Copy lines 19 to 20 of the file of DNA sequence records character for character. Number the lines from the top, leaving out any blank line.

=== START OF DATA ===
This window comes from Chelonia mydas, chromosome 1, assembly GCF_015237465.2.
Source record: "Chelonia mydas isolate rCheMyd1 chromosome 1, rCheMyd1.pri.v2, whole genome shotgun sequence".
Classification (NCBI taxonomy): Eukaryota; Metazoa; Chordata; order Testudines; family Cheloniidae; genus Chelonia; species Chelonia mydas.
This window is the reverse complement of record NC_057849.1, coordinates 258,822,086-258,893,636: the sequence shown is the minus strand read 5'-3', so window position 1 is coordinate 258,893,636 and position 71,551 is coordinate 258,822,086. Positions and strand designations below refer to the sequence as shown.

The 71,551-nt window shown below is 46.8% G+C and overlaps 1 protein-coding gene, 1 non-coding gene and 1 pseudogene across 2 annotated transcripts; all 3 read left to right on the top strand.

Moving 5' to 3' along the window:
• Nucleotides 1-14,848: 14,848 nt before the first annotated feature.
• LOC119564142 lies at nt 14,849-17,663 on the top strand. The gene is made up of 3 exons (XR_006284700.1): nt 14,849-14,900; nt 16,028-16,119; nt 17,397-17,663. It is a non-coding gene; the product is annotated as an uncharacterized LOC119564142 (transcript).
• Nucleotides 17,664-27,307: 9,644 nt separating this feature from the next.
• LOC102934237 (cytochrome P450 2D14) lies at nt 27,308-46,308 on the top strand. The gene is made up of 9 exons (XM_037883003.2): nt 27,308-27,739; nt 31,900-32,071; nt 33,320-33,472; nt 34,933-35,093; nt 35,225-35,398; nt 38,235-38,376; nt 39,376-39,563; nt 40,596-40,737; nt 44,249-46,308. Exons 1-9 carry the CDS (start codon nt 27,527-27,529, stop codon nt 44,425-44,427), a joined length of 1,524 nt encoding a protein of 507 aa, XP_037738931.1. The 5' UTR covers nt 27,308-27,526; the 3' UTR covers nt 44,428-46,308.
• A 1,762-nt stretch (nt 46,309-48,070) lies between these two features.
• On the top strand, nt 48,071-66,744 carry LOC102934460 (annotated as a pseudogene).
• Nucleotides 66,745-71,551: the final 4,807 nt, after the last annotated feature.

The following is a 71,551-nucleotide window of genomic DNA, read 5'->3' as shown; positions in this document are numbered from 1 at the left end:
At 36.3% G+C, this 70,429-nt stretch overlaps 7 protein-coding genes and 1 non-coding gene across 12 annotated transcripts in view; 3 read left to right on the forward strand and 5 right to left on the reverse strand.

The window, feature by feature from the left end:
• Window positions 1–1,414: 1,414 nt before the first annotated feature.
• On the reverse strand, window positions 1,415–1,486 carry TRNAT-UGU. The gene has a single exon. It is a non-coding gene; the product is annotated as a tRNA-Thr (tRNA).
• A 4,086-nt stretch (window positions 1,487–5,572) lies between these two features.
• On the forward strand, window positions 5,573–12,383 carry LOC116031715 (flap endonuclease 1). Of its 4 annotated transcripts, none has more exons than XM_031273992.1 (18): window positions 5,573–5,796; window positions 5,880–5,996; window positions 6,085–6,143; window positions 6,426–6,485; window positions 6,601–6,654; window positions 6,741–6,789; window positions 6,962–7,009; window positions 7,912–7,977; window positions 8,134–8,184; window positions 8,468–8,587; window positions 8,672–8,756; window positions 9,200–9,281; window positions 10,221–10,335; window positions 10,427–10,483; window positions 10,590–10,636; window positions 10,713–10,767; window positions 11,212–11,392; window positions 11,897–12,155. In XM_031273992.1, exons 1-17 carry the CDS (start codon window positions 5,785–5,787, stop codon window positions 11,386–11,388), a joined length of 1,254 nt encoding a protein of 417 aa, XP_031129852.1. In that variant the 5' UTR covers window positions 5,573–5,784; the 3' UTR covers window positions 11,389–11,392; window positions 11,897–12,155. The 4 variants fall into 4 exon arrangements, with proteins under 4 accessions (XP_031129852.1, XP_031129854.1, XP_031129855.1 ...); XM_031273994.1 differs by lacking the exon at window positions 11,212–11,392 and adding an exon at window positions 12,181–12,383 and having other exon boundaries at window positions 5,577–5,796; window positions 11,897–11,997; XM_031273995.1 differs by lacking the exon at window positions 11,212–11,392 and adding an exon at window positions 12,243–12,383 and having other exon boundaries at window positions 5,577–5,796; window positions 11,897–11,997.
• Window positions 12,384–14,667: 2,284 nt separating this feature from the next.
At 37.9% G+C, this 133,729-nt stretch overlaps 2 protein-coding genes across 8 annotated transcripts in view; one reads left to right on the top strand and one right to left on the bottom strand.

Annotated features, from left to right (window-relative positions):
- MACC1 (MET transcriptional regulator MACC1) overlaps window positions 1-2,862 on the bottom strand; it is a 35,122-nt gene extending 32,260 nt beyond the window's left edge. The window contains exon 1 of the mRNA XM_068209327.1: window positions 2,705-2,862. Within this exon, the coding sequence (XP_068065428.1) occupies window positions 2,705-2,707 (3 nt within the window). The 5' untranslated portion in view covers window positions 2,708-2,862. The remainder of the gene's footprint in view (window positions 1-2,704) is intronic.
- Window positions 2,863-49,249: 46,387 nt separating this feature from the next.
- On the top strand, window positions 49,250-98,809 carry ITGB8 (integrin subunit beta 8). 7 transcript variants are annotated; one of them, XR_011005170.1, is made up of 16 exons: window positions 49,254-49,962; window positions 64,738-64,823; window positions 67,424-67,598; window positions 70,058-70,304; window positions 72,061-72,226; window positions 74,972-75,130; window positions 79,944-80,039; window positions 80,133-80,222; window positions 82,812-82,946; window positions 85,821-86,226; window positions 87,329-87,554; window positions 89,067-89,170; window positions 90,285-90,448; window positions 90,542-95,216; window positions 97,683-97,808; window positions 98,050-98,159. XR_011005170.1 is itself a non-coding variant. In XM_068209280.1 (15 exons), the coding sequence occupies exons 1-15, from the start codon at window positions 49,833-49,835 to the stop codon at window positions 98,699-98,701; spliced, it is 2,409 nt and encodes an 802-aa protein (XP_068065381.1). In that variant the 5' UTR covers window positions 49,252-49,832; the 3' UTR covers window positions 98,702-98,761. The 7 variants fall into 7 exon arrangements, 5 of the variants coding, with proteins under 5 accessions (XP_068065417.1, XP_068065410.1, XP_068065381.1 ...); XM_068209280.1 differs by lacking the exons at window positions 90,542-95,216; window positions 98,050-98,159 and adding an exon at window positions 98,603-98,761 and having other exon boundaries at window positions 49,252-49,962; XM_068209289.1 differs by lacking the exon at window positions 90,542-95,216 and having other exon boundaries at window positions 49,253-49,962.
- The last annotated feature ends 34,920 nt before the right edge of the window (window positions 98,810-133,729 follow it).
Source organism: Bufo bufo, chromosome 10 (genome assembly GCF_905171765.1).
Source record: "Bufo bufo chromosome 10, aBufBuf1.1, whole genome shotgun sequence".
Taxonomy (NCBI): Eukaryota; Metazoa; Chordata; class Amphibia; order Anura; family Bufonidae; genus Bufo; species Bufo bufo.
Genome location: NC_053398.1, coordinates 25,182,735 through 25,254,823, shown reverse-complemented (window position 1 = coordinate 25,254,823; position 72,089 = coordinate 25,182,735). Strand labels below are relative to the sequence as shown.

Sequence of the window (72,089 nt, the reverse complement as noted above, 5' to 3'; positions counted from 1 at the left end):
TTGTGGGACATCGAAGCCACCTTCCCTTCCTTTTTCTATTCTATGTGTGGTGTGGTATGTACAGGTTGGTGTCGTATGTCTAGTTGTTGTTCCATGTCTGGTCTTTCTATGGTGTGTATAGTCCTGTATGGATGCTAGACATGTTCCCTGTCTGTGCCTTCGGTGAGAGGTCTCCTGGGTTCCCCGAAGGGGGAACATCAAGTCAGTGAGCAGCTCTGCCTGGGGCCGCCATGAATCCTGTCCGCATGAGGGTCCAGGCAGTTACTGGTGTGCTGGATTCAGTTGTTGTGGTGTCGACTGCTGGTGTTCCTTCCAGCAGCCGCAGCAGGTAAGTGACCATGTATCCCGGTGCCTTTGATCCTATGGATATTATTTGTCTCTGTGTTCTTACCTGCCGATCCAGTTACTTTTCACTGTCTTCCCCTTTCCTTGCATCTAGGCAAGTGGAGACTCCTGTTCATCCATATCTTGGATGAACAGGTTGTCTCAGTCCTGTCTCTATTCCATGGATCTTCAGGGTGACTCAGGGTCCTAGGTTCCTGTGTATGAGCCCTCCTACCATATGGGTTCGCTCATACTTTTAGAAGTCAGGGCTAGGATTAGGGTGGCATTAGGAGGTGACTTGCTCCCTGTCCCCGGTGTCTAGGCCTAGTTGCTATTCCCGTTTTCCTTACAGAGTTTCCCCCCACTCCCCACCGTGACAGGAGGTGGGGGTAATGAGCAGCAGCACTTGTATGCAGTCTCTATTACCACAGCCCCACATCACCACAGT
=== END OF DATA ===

• A 4,086-nt stretch (window positions 1,487–5,572) lies between these two features.
• On the forward strand, window positions 5,573–12,383 carry LOC116031715 (flap endonuclease 1). Of its 4 annotated transcripts, none has more exons than XM_031273992.1 (18): window positions 5,573–5,796; window positions 5,880–5,996; window positions 6,085–6,143; window positions 6,426–6,485; window positions 6,601–6,654; window positions 6,741–6,789; window positions 6,962–7,009; window positions 7,912–7,977; window positions 8,134–8,184; window positions 8,468–8,587; window positions 8,672–8,756; window positions 9,200–9,281; window positions 10,221–10,335; window positions 10,427–10,483; window positions 10,590–10,636; window positions 10,713–10,767; window positions 11,212–11,392; window positions 11,897–12,155. In XM_031273992.1, exons 1-17 carry the CDS (start codon window positions 5,785–5,787, stop codon window positions 11,386–11,388), a joined length of 1,254 nt encoding a protein of 417 aa, XP_031129852.1. In that variant the 5' UTR covers window positions 5,573–5,784; the 3' UTR covers window positions 11,389–11,392; window positions 11,897–12,155. The 4 variants fall into 4 exon arrangements, with proteins under 4 accessions (XP_031129852.1, XP_031129854.1, XP_031129855.1 ...); XM_031273994.1 differs by lacking the exon at window positions 11,212–11,392 and adding an exon at window positions 12,181–12,383 and having other exon boundaries at window positions 5,577–5,796; window positions 11,897–11,997; XM_031273995.1 differs by lacking the exon at window positions 11,212–11,392 and adding an exon at window positions 12,243–12,383 and having other exon boundaries at window positions 5,577–5,796; window positions 11,897–11,997.